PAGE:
• How many records do you need to create a profile? You need about 300 to 500 records. There are different segments in the profile. One is existing residents, which can go back 2 to 3 years, but the most relevant data is within the last year. Every status code should create a profile—a move-in, a tour, a lost lead.
    • Tips on purchasing a list: When you’re buying data, ask specific questions. Three to 10 percent of the data is outdated the day that you get it—that’s the acceptable percentage in the industry. People have moved out of the market, are deceased, etc. Ask your list provider: How often is the data updated? What compiler is it coming from? There are a ton of sources, some better than others; all have strengths and weaknesses. Some of the best data comes from using a multi-source compiler—that’s what we do. Ask specific questions.
  • Direct mail during COVID-19does it work?
    • It can definitely work and be part of your overall marketing plan:
      • Success story: After a $21,000 spend, a client got the following results: “After cleaning up our database, and appending key demographic and financial data, including email addresses, we identified metrics for a new purchased list for lead generation. This led to a successful webinar series, generating 164 new leads, 5 new sales and 5+ wait-list sales in just two weeks.” – Jeanne La Roe, Marketing Director, Givens Estates 
  • Is there a concern with touching mail that comes to the house?
    • We’ve got some research from the Postal Service, and one of the direct marketing associations, that shows there is no evidence of COVID-19 being spread through the mail. Prospects look forward to going to the mailbox—it may be the only thing they’re doing to get out of the house every day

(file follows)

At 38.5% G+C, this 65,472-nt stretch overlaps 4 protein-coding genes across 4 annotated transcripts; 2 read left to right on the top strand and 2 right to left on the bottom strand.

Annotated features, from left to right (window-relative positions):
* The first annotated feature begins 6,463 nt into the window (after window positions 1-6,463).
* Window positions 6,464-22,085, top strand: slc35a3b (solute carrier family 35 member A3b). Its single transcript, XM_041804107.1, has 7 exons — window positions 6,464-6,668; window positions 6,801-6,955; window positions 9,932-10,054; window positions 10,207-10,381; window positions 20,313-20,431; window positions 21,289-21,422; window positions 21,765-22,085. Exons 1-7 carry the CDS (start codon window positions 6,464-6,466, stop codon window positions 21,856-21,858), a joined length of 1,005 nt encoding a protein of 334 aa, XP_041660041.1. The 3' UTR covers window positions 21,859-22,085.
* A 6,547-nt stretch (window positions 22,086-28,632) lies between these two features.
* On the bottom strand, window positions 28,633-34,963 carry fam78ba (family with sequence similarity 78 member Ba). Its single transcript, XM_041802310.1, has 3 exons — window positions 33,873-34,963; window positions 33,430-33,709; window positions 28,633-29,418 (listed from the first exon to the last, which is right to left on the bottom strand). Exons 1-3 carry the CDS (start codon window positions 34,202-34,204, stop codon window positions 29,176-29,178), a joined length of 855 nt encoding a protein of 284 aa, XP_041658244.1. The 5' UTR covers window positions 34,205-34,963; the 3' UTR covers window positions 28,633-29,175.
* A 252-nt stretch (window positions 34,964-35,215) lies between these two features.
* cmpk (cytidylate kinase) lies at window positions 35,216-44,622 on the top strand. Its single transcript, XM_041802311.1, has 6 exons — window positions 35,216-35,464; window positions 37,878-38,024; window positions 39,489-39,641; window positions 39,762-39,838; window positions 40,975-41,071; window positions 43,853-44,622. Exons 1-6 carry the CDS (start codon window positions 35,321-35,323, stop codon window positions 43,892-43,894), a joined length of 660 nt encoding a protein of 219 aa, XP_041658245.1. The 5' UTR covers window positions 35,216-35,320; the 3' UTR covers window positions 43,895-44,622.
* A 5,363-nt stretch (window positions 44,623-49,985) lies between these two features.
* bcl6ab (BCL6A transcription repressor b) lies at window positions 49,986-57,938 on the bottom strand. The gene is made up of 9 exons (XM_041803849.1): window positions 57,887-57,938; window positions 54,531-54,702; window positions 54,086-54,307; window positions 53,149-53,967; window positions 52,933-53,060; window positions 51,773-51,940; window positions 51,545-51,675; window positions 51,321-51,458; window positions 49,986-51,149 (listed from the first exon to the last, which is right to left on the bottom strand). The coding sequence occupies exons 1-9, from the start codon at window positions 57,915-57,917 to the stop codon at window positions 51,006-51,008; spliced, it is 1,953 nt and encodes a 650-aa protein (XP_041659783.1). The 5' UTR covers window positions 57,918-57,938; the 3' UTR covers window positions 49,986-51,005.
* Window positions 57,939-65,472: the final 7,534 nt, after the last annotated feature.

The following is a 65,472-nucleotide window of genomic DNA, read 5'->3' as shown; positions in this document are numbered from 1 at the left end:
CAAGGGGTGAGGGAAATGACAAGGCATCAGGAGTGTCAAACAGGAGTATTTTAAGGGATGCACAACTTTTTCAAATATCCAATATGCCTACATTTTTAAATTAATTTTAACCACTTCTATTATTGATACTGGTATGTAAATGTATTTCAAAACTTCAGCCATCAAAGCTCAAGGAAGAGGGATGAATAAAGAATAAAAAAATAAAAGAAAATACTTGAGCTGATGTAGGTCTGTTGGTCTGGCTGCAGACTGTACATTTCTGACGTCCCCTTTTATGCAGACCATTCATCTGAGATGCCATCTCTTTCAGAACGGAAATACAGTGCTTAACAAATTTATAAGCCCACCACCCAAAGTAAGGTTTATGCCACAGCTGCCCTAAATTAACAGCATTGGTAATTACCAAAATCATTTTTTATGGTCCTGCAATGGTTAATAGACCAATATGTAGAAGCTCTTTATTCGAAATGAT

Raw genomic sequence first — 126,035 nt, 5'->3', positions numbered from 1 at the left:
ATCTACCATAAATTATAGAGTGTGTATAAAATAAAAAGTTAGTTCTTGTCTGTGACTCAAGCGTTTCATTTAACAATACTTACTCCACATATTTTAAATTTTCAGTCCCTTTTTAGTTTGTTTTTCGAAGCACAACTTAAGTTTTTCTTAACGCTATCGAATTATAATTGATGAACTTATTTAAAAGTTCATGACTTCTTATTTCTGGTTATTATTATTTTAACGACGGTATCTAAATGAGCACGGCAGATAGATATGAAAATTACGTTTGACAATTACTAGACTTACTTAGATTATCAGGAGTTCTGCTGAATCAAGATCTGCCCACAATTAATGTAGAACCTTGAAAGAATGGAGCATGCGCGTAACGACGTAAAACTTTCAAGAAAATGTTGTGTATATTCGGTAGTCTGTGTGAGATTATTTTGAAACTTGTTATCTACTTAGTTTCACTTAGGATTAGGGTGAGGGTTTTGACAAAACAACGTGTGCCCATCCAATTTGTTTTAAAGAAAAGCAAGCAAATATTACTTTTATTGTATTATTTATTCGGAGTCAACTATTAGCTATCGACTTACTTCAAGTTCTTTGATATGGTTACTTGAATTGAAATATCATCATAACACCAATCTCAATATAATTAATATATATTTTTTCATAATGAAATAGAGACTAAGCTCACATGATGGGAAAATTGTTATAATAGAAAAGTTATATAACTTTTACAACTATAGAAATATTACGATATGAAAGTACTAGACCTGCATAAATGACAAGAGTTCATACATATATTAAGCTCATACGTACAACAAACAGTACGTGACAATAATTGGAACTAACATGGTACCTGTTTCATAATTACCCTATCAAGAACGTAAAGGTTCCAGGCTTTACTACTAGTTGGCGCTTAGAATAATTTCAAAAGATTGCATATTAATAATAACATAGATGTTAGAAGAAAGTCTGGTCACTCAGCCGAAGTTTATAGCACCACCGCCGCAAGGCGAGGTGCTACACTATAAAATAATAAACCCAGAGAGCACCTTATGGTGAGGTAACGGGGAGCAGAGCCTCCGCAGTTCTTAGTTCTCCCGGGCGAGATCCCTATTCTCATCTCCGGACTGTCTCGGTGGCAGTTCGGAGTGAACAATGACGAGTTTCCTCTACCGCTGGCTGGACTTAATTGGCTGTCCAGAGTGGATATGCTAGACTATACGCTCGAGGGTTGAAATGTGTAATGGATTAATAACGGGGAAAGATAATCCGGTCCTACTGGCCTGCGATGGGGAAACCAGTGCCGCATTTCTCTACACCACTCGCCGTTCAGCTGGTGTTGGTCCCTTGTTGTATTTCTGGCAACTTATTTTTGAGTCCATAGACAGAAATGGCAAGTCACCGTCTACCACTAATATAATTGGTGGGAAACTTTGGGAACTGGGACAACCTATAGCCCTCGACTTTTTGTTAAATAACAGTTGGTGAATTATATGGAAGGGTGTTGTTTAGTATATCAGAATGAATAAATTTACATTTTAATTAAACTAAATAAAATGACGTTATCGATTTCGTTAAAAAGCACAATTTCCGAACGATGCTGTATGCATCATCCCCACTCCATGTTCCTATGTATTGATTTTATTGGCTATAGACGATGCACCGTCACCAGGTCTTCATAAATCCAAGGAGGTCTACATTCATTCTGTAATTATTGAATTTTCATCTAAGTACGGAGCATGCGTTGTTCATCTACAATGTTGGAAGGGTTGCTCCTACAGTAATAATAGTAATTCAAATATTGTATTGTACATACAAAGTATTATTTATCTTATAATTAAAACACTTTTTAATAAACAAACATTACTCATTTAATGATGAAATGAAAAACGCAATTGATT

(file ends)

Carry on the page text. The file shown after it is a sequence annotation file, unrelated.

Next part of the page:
• Here’s some information on this question:
      • From CBS News
      • From the USPS
      • From the CDC: “There is still a lot that is unknown about COVID-19 and how it spreads. Coronaviruses are thought to be spread most often by respiratory droplets. Although the virus can survive for a short period on some surfaces, it’s unlikely to be spread from domestic or international mail, products or packaging. However, it may be possible that people can get COVID-19 by touching a surface, or object that has the virus on it, and then touching their own mouth, nose, or possibly their eyes, but this is not thought to be the main way the virus spreads.” Learn more about safe handling of deliveries and mail.
  • What can you do if people get mail for a deceased loved one and threaten to sue? Each community should keep its own “do not mail” list on file. As these calls come in, address the issues, and provide callers with a link to be removed from lists. Make sure you have that “do not mail/call” list, and make sure your provider is taking people off the list. Deceased suppression should be run every time you send a direct mail. Doing that decreases the chance that you will get a call like that. Most people who aren’t in the retirement industry don’t understand why this is so important.

Please join our next roundtable discussion on Thursday, August 6, at noon ET.

For log-in information, contact DDunham@VarsityBranding.com.